Book review: How To Order Eggs Sunny Side Up, Lisa Collyer

A debut collection of poetry that breaks down taboos about the state of women’s bodies and the state of the planet.
Eggs. Image is a woman in a sleeveless green dress and a book cover of a doughnut shaped object.

In How To Order Eggs Sunny Side Up, Lisa Collyer comments on class, plant-life ecologies and procreant journeys. Beachcombing her way from rice paddies to Perth’s Crystal Palace to the Bibbulmun Track, the seamstress becomes an arborist and a luscious contemporary poet.

Collyer explores episodes in fertility as her breasts become feasts for others to squeeze and touch. A single press determines the viability of her eggs, fecundity to expiry. The panic button of the unexpected event suggests possibilities that remain in certain countries even after the overthrow of Roe versus Wade.

Yet the window Collyer chooses through autobiographical deliberations soon shatters, revealing a gaping grief of surrender to time – to the idea of viability. While the seamstress picks and unpicks the bodice of her dreams, Collyer crosses the generations. Handing the story to her grandmother, surgeons stitch her belly back from bits, and she is left with the burden of burying grief: 

I want to drown
in a cyanide mouthwash
around gold crowns
but I wear black.

For some things, there are no words, yet Collyer shapes the unspeakable into a glissando, from fever pitch to acquiescence: ‘Bury me shallow / plant natives, please.’ Then, on the cover of How To Order Eggs, she places no words at all. Instead, like her poems, shapes appear – textures and colours in the form of a docked tail. The oil on linen is a creation of Phil Day, publisher of Gazebo’s poetry imprint, Life Before Man Books. Hints and metaphor invite the reader to go looking for hidden answers in Collyer’s collection, deeper meanings that may have been given the chop, ending abruptly in a slew of coloured cells that still have the capacity to bleed. 

In a hand-signed inscription, the poet describes the collection she has sent me as ‘a spiky book’. I’d call it more rounded, plump tissue, the inner linings of a heart or a cervix, the blood of a womb pulsating, each page answering this collection’s inciting question of how much time is left. And what world is this we bear our children to anyway?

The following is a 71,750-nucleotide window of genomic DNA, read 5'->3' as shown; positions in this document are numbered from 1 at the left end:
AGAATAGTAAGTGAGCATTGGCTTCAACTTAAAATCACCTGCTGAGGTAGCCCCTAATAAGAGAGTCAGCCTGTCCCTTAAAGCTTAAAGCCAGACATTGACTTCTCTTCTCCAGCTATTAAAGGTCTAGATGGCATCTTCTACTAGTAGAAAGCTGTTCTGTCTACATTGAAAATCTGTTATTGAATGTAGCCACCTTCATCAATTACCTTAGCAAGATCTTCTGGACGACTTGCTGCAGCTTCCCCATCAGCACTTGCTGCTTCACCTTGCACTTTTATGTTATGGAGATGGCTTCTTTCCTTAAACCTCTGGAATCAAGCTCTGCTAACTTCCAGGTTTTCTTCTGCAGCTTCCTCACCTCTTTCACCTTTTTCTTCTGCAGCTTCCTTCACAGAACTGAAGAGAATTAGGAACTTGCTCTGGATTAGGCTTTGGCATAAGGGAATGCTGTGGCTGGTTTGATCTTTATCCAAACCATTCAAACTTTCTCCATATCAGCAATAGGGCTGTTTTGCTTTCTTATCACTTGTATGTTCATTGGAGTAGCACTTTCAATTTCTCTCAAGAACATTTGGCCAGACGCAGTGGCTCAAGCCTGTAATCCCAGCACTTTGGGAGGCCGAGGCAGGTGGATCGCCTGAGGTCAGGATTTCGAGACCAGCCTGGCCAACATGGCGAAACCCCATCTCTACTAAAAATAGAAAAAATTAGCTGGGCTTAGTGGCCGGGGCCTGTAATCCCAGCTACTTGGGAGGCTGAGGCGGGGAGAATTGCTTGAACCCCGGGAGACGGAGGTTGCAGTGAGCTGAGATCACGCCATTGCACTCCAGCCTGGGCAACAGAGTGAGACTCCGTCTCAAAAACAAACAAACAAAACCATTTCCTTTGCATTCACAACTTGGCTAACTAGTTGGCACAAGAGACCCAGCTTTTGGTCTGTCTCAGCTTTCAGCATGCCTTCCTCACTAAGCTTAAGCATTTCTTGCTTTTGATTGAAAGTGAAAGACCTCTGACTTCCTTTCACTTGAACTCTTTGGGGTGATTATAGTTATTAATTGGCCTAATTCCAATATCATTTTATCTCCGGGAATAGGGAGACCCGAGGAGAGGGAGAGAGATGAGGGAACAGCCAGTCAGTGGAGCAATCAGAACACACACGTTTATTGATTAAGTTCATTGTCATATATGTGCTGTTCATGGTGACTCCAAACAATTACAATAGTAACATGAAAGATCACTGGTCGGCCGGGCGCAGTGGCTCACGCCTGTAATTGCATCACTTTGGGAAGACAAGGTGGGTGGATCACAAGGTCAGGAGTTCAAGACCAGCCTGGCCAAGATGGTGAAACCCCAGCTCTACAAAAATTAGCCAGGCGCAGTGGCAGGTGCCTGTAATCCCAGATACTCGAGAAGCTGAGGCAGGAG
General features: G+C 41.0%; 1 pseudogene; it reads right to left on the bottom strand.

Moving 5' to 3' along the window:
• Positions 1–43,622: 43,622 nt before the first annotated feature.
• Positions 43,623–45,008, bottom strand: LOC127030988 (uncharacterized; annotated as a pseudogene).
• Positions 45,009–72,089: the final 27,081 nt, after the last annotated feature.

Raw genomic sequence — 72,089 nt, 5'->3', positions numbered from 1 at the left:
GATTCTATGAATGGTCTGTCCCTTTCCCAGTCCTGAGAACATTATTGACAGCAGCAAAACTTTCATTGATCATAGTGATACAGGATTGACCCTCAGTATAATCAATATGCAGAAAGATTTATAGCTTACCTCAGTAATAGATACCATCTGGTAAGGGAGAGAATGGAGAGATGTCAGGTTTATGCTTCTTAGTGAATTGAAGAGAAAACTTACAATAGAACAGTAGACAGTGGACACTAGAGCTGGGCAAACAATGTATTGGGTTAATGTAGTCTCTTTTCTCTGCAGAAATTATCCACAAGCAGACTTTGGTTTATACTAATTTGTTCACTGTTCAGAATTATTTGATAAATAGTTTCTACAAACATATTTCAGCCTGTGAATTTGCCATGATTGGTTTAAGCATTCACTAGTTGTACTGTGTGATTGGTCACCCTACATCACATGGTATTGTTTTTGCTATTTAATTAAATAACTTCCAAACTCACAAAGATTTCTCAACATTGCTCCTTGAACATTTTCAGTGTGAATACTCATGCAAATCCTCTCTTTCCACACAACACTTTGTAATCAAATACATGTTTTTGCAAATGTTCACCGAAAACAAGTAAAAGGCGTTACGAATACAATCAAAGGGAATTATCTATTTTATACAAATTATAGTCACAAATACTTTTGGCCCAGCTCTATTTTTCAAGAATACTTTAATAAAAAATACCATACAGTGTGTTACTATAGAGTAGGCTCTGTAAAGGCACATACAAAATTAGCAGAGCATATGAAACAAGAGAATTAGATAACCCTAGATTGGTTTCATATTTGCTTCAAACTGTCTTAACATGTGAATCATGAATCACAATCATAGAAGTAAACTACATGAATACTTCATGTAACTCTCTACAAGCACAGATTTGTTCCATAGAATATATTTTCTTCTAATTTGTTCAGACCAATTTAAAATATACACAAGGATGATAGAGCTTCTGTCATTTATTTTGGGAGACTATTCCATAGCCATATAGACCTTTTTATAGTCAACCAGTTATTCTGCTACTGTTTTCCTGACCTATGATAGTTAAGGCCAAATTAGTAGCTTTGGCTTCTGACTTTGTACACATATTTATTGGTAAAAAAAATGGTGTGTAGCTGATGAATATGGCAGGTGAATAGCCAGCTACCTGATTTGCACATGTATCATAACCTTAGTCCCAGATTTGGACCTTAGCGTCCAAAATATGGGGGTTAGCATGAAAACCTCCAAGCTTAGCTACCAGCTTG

The collection is wrapped like pork inside a lettuce leaf of metaphors, a san choy bow where the talk is all “open air”, but the book itself is “closed”. The journey into this poetic confluence of sexual destiny and defiance conforms to no norms or expectations set down by cultures, countries, mothers or even yearning. It is the story of the contemporary woman navigating her sense of when to conceive, intentionally or not, yet stories of her mother, her sister, her grandmother are also seamlessly stitched in. When to acquiesce? Boobs squish like fertility options, beacons that indicate abundance or fertility poverty and ‘Carnal Rites’ hint at the kill of intimacy and other reproductive disillusions: ‘in bed, lovers bleat/it’s what I want’.

Towards the end, Collyer asks, ‘When did I loosen my grip on decisions?’ Decisions carry on despite us, becoming our tale of the feminine, the carrier of eggs, of life, of everything forward-moving in the human experience, wanting to couple and uncouple in equal measure. Her mentor, Lucy Dougan, advises that art should go to difficult places and poems should be ‘dipping pools’. This, Collyer has done, seduced by brilliant inebriants that ‘synchronise with ghosts in tandem laps on suburban streets’ while studying ‘the mechanics of treading water’. In ‘Shatterproof’, she asks, 

What if I were glass?
my bones fired sand
fragility blown

There are no page numbers, no guides or explanations in this work. Instead, the reader is invited to turn each page, allowing the pieces to speak for themselves, stumbling upon the next event, as in life, circling the props of a wedding gown, a Hills Hoist, perhaps a child or a marriage that probably didn’t eventuate – and likely never will. Or maybe it is the unstitching of her sister’s marriage. Her mother’s marriage. Either way the stories are as circular as they are powerful. They unite at a cellular level. 

Read: Performance review: 35mm, Flight Path Theatre

The work is a testament to the benefit of developing emerging writers through not just residencies but also writing programs. This first book attracted many well-deserved opportunities for development and workshopping, which pays off in a debut that is bound to become an Australian classic. As in life, mysteries abound, but the answers are always there – ‘You’ll find it in seeds,’ Collyer says, given that seeds, like verdurous poets, are ‘plant kept envelopes of dormant hope’.

How To Order Eggs Sunny Side Up, Lisa Collyer
Publisher: Gazebo Book’s poetry imprint Life Before Man
ISBN: 9780645633764
Pages: 168 pp
Publication Date: September 2023
RRP: $26.95

Elizabeth Walton is a freelance writer and musician. Her words and music have appeared in The Weekend Australian, Oz Arts and ABC Radio and internationally.